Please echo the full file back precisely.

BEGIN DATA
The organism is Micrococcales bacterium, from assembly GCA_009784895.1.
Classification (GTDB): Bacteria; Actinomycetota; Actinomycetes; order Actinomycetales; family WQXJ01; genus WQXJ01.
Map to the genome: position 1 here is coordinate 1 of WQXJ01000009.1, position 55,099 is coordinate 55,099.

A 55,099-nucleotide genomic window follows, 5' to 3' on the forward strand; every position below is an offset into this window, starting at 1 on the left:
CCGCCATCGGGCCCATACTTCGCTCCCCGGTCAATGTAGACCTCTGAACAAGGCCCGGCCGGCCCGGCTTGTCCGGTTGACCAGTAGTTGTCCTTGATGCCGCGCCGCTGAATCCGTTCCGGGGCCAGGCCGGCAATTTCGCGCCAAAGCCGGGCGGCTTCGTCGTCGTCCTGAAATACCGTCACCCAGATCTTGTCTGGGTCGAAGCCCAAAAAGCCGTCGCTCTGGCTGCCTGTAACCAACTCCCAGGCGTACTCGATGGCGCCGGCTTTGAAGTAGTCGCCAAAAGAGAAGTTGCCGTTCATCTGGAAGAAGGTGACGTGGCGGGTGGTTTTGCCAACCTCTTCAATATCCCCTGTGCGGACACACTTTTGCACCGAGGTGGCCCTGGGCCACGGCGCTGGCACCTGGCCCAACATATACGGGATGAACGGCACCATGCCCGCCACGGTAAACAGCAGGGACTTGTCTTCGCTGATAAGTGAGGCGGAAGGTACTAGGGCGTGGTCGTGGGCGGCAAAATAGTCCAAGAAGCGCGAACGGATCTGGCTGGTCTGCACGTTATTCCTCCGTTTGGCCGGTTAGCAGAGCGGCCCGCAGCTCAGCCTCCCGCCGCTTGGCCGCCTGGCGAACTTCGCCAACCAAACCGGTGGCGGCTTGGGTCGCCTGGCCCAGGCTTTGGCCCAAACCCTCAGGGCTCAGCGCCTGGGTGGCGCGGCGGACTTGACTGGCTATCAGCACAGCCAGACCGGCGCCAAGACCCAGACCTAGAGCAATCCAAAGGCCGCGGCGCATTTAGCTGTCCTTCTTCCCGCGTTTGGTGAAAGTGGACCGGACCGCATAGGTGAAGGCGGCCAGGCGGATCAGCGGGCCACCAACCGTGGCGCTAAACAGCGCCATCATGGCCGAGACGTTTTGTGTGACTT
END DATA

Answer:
The organism is Micrococcales bacterium, from assembly GCA_009784895.1.
Classification (GTDB): Bacteria; Actinomycetota; Actinomycetes; order Actinomycetales; family WQXJ01; genus WQXJ01.
Map to the genome: position 1 here is coordinate 1 of WQXJ01000009.1, position 55,099 is coordinate 55,099.

A 55,099-nucleotide genomic window follows, 5' to 3' on the forward strand; every position below is an offset into this window, starting at 1 on the left:
CCGCCATCGGGCCCATACTTCGCTCCCCGGTCAATGTAGACCTCTGAACAAGGCCCGGCCGGCCCGGCTTGTCCGGTTGACCAGTAGTTGTCCTTGATGCCGCGCCGCTGAATCCGTTCCGGGGCCAGGCCGGCAATTTCGCGCCAAAGCCGGGCGGCTTCGTCGTCGTCCTGAAATACCGTCACCCAGATCTTGTCTGGGTCGAAGCCCAAAAAGCCGTCGCTCTGGCTGCCTGTAACCAACTCCCAGGCGTACTCGATGGCGCCGGCTTTGAAGTAGTCGCCAAAAGAGAAGTTGCCGTTCATCTGGAAGAAGGTGACGTGGCGGGTGGTTTTGCCAACCTCTTCAATATCCCCTGTGCGGACACACTTTTGCACCGAGGTGGCCCTGGGCCACGGCGCTGGCACCTGGCCCAACATATACGGGATGAACGGCACCATGCCCGCCACGGTAAACAGCAGGGACTTGTCTTCGCTGATAAGTGAGGCGGAAGGTACTAGGGCGTGGTCGTGGGCGGCAAAATAGTCCAAGAAGCGCGAACGGATCTGGCTGGTCTGCACGTTATTCCTCCGTTTGGCCGGTTAGCAGAGCGGCCCGCAGCTCAGCCTCCCGCCGCTTGGCCGCCTGGCGAACTTCGCCAACCAAACCGGTGGCGGCTTGGGTCGCCTGGCCCAGGCTTTGGCCCAAACCCTCAGGGCTCAGCGCCTGGGTGGCGCGGCGGACTTGACTGGCTATCAGCACAGCCAGACCGGCGCCAAGACCCAGACCTAGAGCAATCCAAAGGCCGCGGCGCATTTAGCTGTCCTTCTTCCCGCGTTTGGTGAAAGTGGACCGGACCGCATAGGTGAAGGCGGCCAGGCGGATCAGCGGGCCACCAACCGTGGCGCTAAACAGCGCCATCATGGCCGAGACGTTTTGTGTGACTT